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Web Survey Bibliography

Title Does Providing a Choice of Survey Modes Influence Response?
Year 2010
Access date 30.05.2011

Providing a respondent with a choice of modes for submitting a questionnaire would appear to improve response rates and thus reduce nonresponse. A survey of registered recreational boat owners was conducted using different modes and mode choice in 2009. The purpose of this survey was to document the yearly use and gasoline consumption of Oregon registered boats. We randomly assigned three mode groups to investigate whether providing a mode choice had an impact on reducing nonresponse. One group received printed versions of the questionnaire and was asked to return the completed form by mail. This group was not given a choice to complete the questionnaire by any mode other than mail. A letter was mailed to the second group providing them a link to a Web site with the questionnaire. No printed version of the questionnaire was sent with the first mailing. Nonrespondents in this second group were sent a printed version of the questionnaire. The first mailing for the third group offered the option of completing the questionnaire by either Web or by a printed version of the questionnaire. This group received a letter providing them the link to a location of a Web site with the questionnaire and a printed version of the questionnaire. We compared response rates at different stages of data collection, item nonresponse, and responses across the three modes. We also compare the 2009 results with a study of the same population conducted in 2007.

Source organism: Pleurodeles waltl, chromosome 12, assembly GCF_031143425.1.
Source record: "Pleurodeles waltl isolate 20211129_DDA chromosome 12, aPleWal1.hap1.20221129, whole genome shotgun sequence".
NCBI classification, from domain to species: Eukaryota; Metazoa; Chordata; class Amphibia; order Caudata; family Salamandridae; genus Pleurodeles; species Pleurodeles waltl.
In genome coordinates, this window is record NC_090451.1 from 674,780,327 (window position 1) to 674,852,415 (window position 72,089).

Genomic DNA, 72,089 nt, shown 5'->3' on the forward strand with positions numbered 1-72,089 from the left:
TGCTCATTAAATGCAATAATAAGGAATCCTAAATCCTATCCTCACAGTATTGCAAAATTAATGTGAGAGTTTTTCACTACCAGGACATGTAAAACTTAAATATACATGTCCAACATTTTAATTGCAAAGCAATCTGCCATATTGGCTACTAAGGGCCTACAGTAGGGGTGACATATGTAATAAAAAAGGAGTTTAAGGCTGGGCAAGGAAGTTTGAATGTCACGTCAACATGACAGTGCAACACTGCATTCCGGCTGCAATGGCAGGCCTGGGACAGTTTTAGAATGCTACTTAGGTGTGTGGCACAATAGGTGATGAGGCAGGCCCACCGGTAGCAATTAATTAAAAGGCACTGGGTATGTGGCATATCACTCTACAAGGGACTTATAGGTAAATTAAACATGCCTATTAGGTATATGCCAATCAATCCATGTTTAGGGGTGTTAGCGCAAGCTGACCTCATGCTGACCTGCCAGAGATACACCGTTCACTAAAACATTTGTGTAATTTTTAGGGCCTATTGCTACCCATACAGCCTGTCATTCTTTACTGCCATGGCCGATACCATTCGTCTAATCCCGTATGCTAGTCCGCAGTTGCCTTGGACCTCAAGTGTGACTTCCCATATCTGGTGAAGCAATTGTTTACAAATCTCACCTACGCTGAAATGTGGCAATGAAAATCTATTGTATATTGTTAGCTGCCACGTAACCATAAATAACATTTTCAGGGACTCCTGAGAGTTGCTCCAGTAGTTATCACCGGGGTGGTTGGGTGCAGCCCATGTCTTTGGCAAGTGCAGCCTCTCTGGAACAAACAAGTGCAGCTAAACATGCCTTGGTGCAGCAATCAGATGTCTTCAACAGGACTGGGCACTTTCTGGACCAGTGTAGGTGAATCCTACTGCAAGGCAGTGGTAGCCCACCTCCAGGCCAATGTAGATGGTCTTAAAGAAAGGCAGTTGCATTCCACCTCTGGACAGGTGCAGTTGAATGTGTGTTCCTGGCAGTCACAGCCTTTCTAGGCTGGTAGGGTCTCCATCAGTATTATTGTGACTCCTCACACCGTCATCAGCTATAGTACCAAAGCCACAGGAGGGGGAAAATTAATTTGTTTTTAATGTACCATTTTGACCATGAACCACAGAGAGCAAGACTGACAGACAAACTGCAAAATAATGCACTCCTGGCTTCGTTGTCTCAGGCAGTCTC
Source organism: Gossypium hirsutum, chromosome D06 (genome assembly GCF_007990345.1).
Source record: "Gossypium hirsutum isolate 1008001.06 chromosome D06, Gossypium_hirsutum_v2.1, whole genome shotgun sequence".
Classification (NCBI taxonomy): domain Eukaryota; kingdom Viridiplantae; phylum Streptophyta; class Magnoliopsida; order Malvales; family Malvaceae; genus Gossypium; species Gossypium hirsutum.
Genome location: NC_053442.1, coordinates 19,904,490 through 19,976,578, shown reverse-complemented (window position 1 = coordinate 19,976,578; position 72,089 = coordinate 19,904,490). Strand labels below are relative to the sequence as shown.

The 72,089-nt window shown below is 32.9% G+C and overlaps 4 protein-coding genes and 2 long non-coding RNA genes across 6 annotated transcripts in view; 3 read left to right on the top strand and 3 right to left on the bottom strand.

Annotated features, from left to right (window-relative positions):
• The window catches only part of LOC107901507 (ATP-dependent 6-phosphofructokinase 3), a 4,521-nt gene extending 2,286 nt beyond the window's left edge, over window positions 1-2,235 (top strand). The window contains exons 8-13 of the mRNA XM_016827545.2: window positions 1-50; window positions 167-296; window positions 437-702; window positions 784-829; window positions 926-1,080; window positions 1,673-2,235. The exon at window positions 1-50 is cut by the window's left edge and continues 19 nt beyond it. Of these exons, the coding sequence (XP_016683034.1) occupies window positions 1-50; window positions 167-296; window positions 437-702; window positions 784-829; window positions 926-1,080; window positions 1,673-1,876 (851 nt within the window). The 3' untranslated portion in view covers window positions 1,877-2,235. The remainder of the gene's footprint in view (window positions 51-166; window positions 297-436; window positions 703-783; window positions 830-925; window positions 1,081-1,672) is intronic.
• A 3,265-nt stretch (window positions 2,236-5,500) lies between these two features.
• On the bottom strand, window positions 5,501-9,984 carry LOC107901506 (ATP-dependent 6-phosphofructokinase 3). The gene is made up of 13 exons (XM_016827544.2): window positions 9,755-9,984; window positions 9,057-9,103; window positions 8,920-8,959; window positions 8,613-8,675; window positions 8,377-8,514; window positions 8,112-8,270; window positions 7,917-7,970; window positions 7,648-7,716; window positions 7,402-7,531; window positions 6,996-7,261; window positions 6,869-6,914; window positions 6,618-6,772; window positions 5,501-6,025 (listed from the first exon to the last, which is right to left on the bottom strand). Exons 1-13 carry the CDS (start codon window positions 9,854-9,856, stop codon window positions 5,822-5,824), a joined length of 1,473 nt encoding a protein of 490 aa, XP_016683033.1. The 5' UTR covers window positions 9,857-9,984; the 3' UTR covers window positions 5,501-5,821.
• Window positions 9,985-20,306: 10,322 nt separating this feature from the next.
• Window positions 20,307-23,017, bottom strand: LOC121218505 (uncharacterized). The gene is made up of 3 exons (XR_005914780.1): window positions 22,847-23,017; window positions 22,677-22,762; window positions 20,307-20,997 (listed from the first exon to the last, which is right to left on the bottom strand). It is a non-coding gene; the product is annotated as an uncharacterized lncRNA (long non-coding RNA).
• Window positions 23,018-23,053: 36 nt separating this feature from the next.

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Conference Homepage (abstract)

Year of publication2010
Bibliographic typeConferences, workshops, tutorials, presentations